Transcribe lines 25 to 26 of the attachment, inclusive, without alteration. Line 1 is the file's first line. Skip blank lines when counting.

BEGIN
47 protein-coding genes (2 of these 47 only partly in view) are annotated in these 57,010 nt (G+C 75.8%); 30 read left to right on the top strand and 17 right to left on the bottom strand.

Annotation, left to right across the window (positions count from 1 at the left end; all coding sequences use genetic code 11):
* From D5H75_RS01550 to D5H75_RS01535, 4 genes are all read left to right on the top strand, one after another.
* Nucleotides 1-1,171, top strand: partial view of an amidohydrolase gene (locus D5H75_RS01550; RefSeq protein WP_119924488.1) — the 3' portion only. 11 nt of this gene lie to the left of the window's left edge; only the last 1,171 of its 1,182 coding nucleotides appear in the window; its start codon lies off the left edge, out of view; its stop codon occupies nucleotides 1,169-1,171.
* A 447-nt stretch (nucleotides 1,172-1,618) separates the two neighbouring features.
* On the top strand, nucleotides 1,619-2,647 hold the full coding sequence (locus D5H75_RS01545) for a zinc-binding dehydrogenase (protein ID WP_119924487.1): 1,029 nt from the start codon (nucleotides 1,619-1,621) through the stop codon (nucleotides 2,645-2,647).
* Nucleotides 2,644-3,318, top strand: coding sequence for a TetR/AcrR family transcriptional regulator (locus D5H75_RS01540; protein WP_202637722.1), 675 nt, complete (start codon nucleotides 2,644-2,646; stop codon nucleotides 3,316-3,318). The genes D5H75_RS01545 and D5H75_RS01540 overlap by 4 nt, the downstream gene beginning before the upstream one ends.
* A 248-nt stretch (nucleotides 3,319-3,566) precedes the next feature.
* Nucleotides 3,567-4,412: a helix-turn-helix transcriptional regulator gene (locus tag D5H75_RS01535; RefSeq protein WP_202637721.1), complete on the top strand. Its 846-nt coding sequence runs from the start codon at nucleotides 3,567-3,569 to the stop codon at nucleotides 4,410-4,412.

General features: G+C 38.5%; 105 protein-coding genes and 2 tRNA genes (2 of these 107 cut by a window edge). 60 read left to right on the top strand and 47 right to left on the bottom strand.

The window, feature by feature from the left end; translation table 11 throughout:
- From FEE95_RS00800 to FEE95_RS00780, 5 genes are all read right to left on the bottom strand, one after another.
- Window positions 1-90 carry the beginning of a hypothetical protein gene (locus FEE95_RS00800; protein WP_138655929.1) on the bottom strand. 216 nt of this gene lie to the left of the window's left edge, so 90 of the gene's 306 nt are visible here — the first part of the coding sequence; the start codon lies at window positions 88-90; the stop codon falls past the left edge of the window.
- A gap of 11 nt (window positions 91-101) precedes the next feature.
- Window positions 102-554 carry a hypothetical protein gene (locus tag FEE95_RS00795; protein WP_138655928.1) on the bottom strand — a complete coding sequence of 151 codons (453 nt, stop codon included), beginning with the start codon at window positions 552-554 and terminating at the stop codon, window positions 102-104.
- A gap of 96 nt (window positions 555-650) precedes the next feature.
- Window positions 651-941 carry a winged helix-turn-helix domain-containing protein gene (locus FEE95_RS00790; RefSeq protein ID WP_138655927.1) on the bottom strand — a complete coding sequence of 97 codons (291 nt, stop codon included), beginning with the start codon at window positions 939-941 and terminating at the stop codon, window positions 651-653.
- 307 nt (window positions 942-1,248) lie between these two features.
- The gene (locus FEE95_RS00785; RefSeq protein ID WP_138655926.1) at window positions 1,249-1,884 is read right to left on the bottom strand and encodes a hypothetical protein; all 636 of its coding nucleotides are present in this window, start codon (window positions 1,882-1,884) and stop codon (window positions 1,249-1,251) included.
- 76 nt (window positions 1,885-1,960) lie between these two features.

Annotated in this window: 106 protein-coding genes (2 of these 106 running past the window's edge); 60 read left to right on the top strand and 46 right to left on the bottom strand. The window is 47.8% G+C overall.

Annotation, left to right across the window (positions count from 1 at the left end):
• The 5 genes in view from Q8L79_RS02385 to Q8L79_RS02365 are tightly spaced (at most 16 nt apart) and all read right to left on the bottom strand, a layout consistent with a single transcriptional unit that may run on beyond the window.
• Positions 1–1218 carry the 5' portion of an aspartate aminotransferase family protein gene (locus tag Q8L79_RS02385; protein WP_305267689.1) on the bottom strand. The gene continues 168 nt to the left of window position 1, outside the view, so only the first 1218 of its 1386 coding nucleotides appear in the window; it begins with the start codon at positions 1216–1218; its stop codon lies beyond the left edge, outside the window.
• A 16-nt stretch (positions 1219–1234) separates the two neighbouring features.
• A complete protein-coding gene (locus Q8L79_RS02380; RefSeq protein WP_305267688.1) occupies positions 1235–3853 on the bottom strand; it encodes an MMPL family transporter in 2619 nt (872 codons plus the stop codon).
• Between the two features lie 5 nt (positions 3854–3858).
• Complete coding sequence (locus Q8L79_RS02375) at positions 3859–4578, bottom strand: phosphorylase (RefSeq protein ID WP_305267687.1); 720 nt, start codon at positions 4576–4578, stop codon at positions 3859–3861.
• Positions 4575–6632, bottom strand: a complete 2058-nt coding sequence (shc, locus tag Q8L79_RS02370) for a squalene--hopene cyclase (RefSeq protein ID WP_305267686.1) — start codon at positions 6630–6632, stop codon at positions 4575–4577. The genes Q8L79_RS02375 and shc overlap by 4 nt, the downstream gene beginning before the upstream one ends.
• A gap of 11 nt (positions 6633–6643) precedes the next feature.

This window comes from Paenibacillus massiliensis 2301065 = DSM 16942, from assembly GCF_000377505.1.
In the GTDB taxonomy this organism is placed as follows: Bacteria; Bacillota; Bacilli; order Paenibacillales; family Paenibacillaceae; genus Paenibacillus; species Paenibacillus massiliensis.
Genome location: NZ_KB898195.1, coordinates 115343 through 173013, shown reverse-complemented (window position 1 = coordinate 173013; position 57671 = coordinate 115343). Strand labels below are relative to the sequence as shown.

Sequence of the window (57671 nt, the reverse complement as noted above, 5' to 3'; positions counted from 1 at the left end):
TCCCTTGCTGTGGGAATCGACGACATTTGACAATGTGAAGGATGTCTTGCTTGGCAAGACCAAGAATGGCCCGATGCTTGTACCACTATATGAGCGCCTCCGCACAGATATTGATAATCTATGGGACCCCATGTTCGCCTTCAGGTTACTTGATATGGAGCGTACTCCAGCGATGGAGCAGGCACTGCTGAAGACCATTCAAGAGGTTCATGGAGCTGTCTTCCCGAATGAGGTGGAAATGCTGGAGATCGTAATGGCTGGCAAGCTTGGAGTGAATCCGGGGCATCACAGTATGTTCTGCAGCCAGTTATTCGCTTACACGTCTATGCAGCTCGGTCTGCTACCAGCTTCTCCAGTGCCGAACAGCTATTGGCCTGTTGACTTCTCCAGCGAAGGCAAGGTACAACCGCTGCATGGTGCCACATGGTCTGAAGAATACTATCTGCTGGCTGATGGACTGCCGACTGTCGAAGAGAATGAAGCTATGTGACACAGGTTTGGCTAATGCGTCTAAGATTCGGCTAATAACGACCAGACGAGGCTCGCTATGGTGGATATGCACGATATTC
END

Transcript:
• A 16-nt stretch (positions 1219–1234) separates the two neighbouring features.
• A complete protein-coding gene (locus Q8L79_RS02380; RefSeq protein WP_305267688.1) occupies positions 1235–3853 on the bottom strand; it encodes an MMPL family transporter in 2619 nt (872 codons plus the stop codon).